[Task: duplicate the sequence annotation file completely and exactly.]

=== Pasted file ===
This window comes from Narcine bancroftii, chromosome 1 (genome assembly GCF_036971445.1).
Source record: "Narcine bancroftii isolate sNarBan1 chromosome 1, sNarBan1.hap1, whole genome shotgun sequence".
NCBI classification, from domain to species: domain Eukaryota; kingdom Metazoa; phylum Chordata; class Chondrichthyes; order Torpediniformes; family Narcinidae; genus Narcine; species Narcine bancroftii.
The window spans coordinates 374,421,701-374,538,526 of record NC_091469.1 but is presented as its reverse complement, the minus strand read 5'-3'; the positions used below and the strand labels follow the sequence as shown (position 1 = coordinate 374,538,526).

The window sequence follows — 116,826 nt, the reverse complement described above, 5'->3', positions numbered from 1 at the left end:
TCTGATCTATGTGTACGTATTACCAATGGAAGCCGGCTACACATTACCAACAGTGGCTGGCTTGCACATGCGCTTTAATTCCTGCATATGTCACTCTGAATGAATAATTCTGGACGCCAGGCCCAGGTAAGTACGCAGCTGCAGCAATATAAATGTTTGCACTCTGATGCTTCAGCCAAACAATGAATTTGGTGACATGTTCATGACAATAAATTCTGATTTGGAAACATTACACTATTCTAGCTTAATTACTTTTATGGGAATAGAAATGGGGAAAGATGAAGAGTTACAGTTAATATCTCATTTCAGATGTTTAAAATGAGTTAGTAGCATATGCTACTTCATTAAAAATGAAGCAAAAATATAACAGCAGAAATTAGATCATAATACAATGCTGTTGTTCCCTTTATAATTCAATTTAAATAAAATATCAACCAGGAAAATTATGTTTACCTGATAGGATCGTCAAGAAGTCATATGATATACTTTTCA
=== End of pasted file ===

This window comes from Narcine bancroftii, chromosome 1 (genome assembly GCF_036971445.1).
Source record: "Narcine bancroftii isolate sNarBan1 chromosome 1, sNarBan1.hap1, whole genome shotgun sequence".
NCBI classification, from domain to species: domain Eukaryota; kingdom Metazoa; phylum Chordata; class Chondrichthyes; order Torpediniformes; family Narcinidae; genus Narcine; species Narcine bancroftii.
The window spans coordinates 374,421,701-374,538,526 of record NC_091469.1 but is presented as its reverse complement, the minus strand read 5'-3'; the positions used below and the strand labels follow the sequence as shown (position 1 = coordinate 374,538,526).

The window sequence follows — 116,826 nt, the reverse complement described above, 5'->3', positions numbered from 1 at the left end:
TCTGATCTATGTGTACGTATTACCAATGGAAGCCGGCTACACATTACCAACAGTGGCTGGCTTGCACATGCGCTTTAATTCCTGCATATGTCACTCTGAATGAATAATTCTGGACGCCAGGCCCAGGTAAGTACGCAGCTGCAGCAATATAAATGTTTGCACTCTGATGCTTCAGCCAAACAATGAATTTGGTGACATGTTCATGACAATAAATTCTGATTTGGAAACATTACACTATTCTAGCTTAATTACTTTTATGGGAATAGAAATGGGGAAAGATGAAGAGTTACAGTTAATATCTCATTTCAGATGTTTAAAATGAGTTAGTAGCATATGCTACTTCATTAAAAATGAAGCAAAAATATAACAGCAGAAATTAGATCATAATACAATGCTGTTGTTCCCTTTATAATTCAATTTAAATAAAATATCAACCAGGAAAATTATGTTTACCTGATAGGATCGTCAAGAAGTCATATGATATACTTTTCA